Larry, Did you catch this? http://www.latimes.com/news/local/la-me-south-la-park-20120210,0,1839556.story

    The old LARY South Park Shops (and carbarns), now lake and open space – here’s an old photo – http://www.flickr.com/photos/metrolibraryarchive/3174842231/

  17. Jonathan King says:

    Larry – just stumbled across an interesting eBay item — a menu from old Fisch’s deli on Fairfax, which looks like it predated my own arrival in that nabe circa 1963. (I live up north now…) I don’t remember the joint, anyway. An L.A. Times piece about the nabe says that Fisch was partners with Ben Canter (of those Canters) in a deli up the street from the current Canters location. Nice scans, too.

    Here are the relevant URLs:



    The auction times out tomorrow, Sunday, so maybe it doesn’t meet your criteria for inclusion … but I just thought it was a terrific item your readers might want to know about anyway.

    Jonathan King

  18. Charles Seims says:

    Larry–I haven’t yet checked for myself but I have heard that Thicker ‘n Thieves has been reprinted in paperback and is available through Amazon. This is must reading for noir LA crime fans.

    • lmharnisch says:

      @Charles: I have several copies of “Thieves,” (one is autographed — I got it for $10 way back when). I view it in the same light as “Billion-Dollar Blackjack” and Vince Carter’s book on the LAPD: self-published rants by disgruntled authors. None of these books should be given any credence whatsoever except as curiosities.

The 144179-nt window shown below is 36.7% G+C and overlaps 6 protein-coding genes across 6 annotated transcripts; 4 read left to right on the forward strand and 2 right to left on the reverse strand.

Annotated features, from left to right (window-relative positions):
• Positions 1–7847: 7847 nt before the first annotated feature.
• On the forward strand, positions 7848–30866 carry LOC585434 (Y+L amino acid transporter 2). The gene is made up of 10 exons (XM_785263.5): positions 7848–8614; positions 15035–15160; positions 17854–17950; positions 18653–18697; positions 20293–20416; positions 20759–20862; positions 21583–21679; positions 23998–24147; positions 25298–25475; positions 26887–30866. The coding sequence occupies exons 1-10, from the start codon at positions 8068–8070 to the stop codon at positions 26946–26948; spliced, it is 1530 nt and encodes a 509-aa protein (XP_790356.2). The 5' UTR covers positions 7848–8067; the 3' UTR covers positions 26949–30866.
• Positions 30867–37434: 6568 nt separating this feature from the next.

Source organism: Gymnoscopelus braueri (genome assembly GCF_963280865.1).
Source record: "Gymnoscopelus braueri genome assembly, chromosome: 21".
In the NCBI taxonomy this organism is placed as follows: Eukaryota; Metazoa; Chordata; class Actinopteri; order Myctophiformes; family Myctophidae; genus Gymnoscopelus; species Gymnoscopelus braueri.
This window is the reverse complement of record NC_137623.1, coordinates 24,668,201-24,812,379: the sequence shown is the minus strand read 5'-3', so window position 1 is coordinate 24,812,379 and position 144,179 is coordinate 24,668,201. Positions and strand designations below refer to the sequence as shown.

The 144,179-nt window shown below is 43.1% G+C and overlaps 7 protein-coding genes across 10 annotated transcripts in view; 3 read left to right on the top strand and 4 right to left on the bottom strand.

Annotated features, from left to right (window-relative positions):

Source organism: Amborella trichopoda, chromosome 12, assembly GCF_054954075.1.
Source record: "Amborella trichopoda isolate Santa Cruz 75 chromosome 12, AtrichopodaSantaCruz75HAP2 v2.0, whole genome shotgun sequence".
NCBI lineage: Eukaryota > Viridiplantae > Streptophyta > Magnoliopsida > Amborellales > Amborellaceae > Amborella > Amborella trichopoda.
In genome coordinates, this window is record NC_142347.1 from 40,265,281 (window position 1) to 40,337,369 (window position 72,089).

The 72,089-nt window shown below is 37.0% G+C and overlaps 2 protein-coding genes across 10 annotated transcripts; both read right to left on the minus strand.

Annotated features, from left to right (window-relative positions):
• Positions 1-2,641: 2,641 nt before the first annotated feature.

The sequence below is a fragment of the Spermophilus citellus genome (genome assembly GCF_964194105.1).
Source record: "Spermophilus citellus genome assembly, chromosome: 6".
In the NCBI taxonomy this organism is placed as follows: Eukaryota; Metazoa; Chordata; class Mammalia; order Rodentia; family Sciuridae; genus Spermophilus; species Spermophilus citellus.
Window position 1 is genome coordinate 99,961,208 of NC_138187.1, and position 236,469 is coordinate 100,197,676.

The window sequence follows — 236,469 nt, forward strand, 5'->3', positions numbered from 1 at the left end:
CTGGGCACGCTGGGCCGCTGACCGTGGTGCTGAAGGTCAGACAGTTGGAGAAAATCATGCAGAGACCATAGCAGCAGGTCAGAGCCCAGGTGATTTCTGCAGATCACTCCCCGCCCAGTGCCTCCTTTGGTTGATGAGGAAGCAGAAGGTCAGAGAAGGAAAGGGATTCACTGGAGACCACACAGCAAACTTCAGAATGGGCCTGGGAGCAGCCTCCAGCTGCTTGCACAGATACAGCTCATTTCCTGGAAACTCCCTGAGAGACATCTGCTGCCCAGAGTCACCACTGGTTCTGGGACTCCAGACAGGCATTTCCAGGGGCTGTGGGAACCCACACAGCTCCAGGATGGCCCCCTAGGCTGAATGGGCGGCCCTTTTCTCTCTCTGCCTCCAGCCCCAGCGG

19. kitchenmudge says:

    I admire your work on the Black Dahlia case, and you’re probably sick of hearing this question, but I must ask: When can we expect your long-promised, definitive book on the subject?

  20. Eric V says:

    Larry-Love your column. I have a good question for you or your readers. I was at the site dedicated to Peggy Lee and they have a biographical timeline about her pre-fame years and there are two photos of The Jade Lounge-a “legendary nightspot” at Hollywood Blvd and Cherokee that have really intrigued me. The building is a non-descript two story affair but the pictures show a huge box-looks like a 1980s computer-on the roof. I am wondering what on earth it might be. Since you (and your readers) are my go-to for old Hollywood info I put it to you. Check it out, about a third of the way down the page:

  21. dear Larry,
    thanks for yr column. i am interested on your post on Dashiell Hammett’s death (a little old). In particular I am interested in the article form the L.A. Times that you attach. Any change you have or know how to get a file with bigger resolution? it would be nice to include it in a paper i am working on, and it would need to have enough quality for a a small but easily readable print. thanks whatsoever